Settling Debts can Hurt your Credit

The good news is that often when you are struggling with debt and falling behind in your payments, you can work out a deal with your creditors whereby in exchange for your paying off a certain amount of the debt immediately in a lump sum, they agree not to pursue you for the remainder and just settle for what they can get.  So if you owe them $1,000, they might be agreeable to settling for $700 if you pay that in full now.  (You can either work out this kind of deal directly with a creditor, or through a third party such as a credit consolidation company.  The former is generally the better option, as you have to pay a fee to do the latter.)

The bad news is you’re accepting a negative hit on your credit score when you do so.

What is reported to the credit bureaus is not that you paid your debt in full, but that the account was closed and an agreement reached to let you out of some of the debt.  So it still shows up as at the end of the day you walked away from a $300 debt, even though it was with the creditor’s acquiescence.

This obviously looks bad to someone considering extending you credit in the future.  They can see that you didn’t pay off one or more of your past debts in full.

And like other hits to your credit, this entry will remain on your credit report for seven years, potentially harming you that many years down the road.

Now it doesn’t necessarily follow that you should never agree to a settlement of this kind.  For it may be the case that you’re really in over your head, and in the absence of this settlement you’ll just fall farther and farther behind, racking up more interest and fees, and doing as much or more damage to your credit rating as you would have with the settlement.  So it’ll depend on your circumstances.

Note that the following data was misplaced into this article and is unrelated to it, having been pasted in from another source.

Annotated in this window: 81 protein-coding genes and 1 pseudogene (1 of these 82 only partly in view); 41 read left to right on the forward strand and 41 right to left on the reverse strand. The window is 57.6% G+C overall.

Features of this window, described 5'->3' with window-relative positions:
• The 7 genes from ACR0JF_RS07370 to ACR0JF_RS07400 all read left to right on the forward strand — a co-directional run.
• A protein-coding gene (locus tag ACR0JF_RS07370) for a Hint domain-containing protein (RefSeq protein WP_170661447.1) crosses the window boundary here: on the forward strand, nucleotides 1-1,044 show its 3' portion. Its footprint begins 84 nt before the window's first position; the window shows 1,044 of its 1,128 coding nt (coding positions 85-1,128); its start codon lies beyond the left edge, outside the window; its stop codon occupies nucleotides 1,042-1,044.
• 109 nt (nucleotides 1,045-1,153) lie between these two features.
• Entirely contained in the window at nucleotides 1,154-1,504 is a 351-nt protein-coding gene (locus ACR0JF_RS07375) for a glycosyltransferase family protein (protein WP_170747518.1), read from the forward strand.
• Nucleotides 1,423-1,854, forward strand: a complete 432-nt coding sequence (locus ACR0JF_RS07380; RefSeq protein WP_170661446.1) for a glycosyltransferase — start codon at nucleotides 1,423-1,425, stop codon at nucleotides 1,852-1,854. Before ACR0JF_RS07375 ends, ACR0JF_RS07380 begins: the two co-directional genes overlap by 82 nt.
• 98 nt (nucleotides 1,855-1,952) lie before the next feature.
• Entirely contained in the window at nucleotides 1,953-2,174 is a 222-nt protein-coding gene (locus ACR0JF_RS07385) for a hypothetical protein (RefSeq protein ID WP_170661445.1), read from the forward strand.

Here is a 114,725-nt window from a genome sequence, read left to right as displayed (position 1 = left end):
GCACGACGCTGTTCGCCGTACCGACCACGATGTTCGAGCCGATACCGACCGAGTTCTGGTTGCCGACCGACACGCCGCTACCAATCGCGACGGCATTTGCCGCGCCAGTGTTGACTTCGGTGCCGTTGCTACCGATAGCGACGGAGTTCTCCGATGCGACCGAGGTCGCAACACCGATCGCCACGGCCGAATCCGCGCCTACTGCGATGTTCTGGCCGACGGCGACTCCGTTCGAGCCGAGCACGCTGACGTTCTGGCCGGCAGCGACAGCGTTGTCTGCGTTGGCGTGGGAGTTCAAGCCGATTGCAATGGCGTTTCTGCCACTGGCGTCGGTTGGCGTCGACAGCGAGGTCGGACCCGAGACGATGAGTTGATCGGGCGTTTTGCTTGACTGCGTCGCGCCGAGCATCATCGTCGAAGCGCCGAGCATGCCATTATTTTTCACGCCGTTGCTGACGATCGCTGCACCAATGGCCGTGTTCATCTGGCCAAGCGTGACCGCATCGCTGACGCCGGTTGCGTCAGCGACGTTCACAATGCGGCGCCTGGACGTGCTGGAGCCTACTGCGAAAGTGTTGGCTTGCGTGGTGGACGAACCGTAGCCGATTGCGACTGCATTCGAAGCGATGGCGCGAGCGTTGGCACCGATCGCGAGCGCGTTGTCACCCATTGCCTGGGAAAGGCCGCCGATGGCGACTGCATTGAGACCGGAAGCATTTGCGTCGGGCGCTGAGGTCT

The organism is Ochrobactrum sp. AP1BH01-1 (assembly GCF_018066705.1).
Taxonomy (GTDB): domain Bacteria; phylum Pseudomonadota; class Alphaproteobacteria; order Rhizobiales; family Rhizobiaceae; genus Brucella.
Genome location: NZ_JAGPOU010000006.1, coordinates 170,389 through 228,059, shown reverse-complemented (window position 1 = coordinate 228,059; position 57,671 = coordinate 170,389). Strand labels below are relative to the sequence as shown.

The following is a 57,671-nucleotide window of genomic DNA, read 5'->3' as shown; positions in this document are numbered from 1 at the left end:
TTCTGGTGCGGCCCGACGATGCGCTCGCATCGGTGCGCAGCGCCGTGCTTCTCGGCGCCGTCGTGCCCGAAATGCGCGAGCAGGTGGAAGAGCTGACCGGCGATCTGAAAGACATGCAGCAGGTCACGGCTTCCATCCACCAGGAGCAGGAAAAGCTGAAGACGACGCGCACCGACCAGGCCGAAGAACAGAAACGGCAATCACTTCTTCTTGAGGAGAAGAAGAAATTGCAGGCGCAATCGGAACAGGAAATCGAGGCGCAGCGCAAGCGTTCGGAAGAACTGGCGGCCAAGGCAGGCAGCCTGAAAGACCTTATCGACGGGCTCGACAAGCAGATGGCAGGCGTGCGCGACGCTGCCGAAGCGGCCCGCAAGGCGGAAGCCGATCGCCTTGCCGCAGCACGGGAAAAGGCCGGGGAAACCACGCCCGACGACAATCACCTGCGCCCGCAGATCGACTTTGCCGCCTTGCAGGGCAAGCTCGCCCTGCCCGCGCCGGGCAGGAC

But also, you may want to consider a different kind of arrangement with your creditor.  Instead of letting you out of the remaining $300 if you pay $700 immediately, maybe they could give you some other break or breaks, which may even in the long run save you that same $300 or more.  But more relevant to the point being made here, they would not show up in a negative way on your credit report.

For example, maybe it’s a credit card bill, and they exercised their option to bump your interest rate to 25% or something exorbitant like that when you missed a payment.  Through negotiation, maybe you can get them to agree to drop that to 18% or 15% or 10%.  Maybe they will lower your minimum monthly payment from $30 to $20 if that’s all you can handle at present.  Maybe they will waive or reduce certain fees for late payments or for your having gone over your credit limit.  You’ll still be obligated to ultimately pay the debt off in full, but the terms for doing so will be less disadvantageous to you.

All of these adjustments will help you, but they aren’t things that will show up on your credit report for people considering extending you credit in the future to see.  They don’t put “red flags” on your credit report.